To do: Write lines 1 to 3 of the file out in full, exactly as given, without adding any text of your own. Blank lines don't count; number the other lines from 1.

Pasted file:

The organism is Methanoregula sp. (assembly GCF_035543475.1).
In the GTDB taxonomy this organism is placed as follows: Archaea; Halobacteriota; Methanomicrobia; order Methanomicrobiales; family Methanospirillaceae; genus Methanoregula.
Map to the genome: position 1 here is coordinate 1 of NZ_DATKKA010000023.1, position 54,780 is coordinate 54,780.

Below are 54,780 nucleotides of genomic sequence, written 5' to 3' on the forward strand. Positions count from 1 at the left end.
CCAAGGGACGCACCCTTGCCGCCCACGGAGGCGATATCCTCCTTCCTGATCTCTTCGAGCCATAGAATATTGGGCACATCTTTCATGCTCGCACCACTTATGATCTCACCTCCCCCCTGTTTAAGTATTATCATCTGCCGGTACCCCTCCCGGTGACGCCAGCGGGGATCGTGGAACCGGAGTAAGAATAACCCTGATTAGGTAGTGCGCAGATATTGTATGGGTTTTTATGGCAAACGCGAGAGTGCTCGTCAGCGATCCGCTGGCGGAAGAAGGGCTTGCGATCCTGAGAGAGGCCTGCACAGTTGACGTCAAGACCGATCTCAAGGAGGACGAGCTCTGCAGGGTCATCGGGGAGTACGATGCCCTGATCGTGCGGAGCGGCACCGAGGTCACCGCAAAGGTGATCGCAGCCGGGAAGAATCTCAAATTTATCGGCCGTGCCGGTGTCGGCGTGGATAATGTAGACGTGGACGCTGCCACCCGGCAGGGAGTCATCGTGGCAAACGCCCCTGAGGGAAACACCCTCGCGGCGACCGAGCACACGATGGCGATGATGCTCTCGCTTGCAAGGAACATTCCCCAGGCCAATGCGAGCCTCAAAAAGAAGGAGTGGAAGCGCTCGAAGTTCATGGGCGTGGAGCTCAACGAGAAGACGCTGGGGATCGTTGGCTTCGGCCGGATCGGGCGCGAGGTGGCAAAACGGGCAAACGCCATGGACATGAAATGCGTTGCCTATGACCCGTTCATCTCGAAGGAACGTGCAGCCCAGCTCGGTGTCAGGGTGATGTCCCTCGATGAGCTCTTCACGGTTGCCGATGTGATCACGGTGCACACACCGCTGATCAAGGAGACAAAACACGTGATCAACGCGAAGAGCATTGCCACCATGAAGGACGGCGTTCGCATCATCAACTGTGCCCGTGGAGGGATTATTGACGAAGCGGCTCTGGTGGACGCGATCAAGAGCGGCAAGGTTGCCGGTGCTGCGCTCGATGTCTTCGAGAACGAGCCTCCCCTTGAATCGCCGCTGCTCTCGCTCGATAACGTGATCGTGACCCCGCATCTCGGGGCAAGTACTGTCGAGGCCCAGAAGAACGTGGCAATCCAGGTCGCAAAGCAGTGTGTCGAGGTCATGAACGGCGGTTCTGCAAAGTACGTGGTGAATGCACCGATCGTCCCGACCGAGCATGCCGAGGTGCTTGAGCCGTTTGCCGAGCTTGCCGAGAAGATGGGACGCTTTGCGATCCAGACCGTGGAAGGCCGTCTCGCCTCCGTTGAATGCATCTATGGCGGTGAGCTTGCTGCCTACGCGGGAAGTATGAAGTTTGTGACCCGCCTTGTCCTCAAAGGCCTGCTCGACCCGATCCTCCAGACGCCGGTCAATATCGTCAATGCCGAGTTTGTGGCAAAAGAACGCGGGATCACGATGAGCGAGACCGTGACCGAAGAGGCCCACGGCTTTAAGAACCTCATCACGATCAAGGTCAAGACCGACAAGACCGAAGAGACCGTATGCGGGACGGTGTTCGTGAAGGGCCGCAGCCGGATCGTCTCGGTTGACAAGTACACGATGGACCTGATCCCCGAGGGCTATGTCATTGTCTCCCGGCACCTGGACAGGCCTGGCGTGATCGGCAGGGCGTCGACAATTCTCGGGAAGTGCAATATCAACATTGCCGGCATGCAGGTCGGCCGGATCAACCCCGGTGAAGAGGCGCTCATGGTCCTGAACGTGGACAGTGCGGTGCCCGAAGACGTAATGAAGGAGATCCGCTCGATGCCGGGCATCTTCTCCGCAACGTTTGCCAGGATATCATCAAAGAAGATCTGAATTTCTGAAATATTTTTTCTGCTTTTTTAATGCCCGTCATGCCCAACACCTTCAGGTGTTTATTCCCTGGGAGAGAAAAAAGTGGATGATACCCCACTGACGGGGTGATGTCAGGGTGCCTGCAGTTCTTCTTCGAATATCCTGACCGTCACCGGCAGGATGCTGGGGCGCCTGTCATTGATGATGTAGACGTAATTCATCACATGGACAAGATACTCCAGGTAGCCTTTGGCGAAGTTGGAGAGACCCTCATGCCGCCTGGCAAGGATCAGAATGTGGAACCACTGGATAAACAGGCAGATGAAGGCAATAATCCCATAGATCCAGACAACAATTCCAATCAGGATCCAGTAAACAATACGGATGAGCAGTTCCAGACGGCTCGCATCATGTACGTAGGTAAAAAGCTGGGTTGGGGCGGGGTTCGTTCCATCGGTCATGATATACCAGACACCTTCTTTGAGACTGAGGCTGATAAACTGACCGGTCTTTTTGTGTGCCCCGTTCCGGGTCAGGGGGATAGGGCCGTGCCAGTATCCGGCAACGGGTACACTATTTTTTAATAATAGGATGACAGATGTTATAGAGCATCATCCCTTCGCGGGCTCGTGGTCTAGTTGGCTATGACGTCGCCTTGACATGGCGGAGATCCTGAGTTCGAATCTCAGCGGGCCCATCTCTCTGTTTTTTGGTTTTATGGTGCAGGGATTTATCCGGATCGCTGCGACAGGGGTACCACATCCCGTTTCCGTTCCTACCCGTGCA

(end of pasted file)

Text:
The organism is Methanoregula sp. (assembly GCF_035543475.1).
In the GTDB taxonomy this organism is placed as follows: Archaea; Halobacteriota; Methanomicrobia; order Methanomicrobiales; family Methanospirillaceae; genus Methanoregula.
Map to the genome: position 1 here is coordinate 1 of NZ_DATKKA010000023.1, position 54,780 is coordinate 54,780.